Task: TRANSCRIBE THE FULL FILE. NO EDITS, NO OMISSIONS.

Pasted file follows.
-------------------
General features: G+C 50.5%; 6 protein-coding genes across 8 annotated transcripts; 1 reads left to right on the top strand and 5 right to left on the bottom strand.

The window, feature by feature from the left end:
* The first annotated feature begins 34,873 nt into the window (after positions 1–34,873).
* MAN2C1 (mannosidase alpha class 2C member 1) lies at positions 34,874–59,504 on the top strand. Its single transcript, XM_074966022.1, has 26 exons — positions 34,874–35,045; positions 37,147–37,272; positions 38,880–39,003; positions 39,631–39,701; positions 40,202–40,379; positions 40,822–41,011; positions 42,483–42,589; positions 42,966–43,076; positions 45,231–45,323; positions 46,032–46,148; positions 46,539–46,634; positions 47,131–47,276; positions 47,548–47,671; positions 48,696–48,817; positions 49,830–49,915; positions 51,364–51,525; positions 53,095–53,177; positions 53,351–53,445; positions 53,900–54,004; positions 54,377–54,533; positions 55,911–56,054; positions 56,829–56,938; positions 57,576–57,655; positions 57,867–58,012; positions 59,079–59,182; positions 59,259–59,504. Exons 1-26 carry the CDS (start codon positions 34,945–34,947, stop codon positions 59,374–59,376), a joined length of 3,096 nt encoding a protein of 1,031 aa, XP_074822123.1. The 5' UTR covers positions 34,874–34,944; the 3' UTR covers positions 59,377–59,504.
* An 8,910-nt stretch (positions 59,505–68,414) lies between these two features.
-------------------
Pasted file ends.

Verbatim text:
General features: G+C 50.5%; 6 protein-coding genes across 8 annotated transcripts; 1 reads left to right on the top strand and 5 right to left on the bottom strand.

The window, feature by feature from the left end:
* The first annotated feature begins 34,873 nt into the window (after positions 1–34,873).
* MAN2C1 (mannosidase alpha class 2C member 1) lies at positions 34,874–59,504 on the top strand. Its single transcript, XM_074966022.1, has 26 exons — positions 34,874–35,045; positions 37,147–37,272; positions 38,880–39,003; positions 39,631–39,701; positions 40,202–40,379; positions 40,822–41,011; positions 42,483–42,589; positions 42,966–43,076; positions 45,231–45,323; positions 46,032–46,148; positions 46,539–46,634; positions 47,131–47,276; positions 47,548–47,671; positions 48,696–48,817; positions 49,830–49,915; positions 51,364–51,525; positions 53,095–53,177; positions 53,351–53,445; positions 53,900–54,004; positions 54,377–54,533; positions 55,911–56,054; positions 56,829–56,938; positions 57,576–57,655; positions 57,867–58,012; positions 59,079–59,182; positions 59,259–59,504. Exons 1-26 carry the CDS (start codon positions 34,945–34,947, stop codon positions 59,374–59,376), a joined length of 3,096 nt encoding a protein of 1,031 aa, XP_074822123.1. The 5' UTR covers positions 34,874–34,944; the 3' UTR covers positions 59,377–59,504.
* An 8,910-nt stretch (positions 59,505–68,414) lies between these two features.